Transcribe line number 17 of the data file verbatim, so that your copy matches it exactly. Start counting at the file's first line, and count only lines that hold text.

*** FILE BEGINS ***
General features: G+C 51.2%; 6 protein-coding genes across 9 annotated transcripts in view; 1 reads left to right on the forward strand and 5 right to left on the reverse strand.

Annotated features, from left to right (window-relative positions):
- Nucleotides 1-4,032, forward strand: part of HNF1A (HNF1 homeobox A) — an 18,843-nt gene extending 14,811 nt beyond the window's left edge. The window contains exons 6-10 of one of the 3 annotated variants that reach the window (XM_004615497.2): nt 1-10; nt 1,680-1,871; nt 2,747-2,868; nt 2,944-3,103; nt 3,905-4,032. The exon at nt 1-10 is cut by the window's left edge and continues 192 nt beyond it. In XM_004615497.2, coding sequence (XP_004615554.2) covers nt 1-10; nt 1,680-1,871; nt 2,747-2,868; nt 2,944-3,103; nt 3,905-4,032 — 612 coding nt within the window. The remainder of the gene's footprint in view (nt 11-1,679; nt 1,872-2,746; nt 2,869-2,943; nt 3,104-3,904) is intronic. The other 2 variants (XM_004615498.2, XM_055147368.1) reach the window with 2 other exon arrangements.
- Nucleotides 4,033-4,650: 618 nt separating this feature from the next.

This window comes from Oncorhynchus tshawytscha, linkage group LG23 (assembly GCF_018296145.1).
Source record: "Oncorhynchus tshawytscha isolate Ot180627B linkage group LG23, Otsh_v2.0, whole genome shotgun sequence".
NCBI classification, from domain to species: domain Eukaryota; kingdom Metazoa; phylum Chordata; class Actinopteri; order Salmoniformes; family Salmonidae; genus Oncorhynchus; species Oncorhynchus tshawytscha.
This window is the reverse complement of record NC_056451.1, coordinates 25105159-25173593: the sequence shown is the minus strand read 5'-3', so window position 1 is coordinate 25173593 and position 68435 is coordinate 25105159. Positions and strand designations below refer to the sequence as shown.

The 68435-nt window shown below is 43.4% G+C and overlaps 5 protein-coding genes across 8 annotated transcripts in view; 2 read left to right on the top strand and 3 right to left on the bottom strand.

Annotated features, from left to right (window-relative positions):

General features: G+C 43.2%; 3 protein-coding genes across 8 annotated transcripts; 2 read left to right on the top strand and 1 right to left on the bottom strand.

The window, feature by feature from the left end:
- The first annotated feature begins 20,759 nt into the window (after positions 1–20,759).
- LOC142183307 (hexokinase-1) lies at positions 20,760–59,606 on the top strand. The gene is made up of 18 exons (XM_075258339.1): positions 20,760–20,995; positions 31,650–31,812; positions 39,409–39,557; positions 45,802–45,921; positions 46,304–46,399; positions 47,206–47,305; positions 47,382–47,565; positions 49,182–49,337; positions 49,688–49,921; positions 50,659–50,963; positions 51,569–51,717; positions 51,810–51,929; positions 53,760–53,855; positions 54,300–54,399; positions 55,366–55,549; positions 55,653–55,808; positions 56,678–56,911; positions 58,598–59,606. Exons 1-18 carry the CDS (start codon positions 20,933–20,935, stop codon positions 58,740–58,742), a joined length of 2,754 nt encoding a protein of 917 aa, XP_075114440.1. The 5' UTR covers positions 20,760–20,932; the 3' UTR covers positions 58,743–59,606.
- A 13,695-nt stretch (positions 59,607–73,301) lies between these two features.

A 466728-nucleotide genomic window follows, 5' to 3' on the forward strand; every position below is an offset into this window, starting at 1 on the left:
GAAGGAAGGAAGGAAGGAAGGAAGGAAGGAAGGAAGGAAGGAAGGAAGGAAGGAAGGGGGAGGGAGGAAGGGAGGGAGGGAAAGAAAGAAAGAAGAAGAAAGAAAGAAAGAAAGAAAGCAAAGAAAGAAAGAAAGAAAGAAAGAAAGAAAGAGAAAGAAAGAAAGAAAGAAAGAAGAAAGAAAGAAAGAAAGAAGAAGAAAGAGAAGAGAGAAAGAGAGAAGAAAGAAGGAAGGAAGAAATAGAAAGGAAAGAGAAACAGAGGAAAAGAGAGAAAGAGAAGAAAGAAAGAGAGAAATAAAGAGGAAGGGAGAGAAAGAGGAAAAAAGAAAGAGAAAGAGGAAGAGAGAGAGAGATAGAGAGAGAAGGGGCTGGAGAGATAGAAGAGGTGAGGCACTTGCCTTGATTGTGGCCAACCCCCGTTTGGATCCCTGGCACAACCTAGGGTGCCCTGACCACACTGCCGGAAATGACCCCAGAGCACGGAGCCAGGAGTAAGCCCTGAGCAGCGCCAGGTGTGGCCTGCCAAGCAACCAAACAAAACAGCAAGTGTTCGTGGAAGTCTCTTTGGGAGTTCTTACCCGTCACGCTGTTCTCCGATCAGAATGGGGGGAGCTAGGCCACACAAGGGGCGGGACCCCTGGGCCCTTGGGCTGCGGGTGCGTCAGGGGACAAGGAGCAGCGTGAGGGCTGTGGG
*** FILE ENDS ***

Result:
GAAGGAAGGAAGGAAGGAAGGAAGGAAGGAAGGAAGGAAGGAAGGAAGGAAGGAAGGGGGAGGGAGGAAGGGAGGGAGGGAAAGAAAGAAAGAAGAAGAAAGAAAGAAAGAAAGAAAGCAAAGAAAGAAAGAAAGAAAGAAAGAAAGAAAGAGAAAGAAAGAAAGAAAGAAAGAAGAAAGAAAGAAAGAAAGAAGAAGAAAGAGAAGAGAGAAAGAGAGAAGAAAGAAGGAAGGAAGAAATAGAAAGGAAAGAGAAACAGAGGAAAAGAGAGAAAGAGAAGAAAGAAAGAGAGAAATAAAGAGGAAGGGAGAGAAAGAGGAAAAAAGAAAGAGAAAGAGGAAGAGAGAGAGAGATAGAGAGAGAAGGGGCTGGAGAGATAGAAGAGGTGAGGCACTTGCCTTGATTGTGGCCAACCCCCGTTTGGATCCCTGGCACAACCTAGGGTGCCCTGACCACACTGCCGGAAATGACCCCAGAGCACGGAGCCAGGAGTAAGCCCTGAGCAGCGCCAGGTGTGGCCTGCCAAGCAACCAAACAAAACAGCAAGTGTTCGTGGAAGTCTCTTTGGGAGTTCTTACCCGTCACGCTGTTCTCCGATCAGAATGGGGGGAGCTAGGCCACACAAGGGGCGGGACCCCTGGGCCCTTGGGCTGCGGGTGCGTCAGGGGACAAGGAGCAGCGTGAGGGCTGTGGG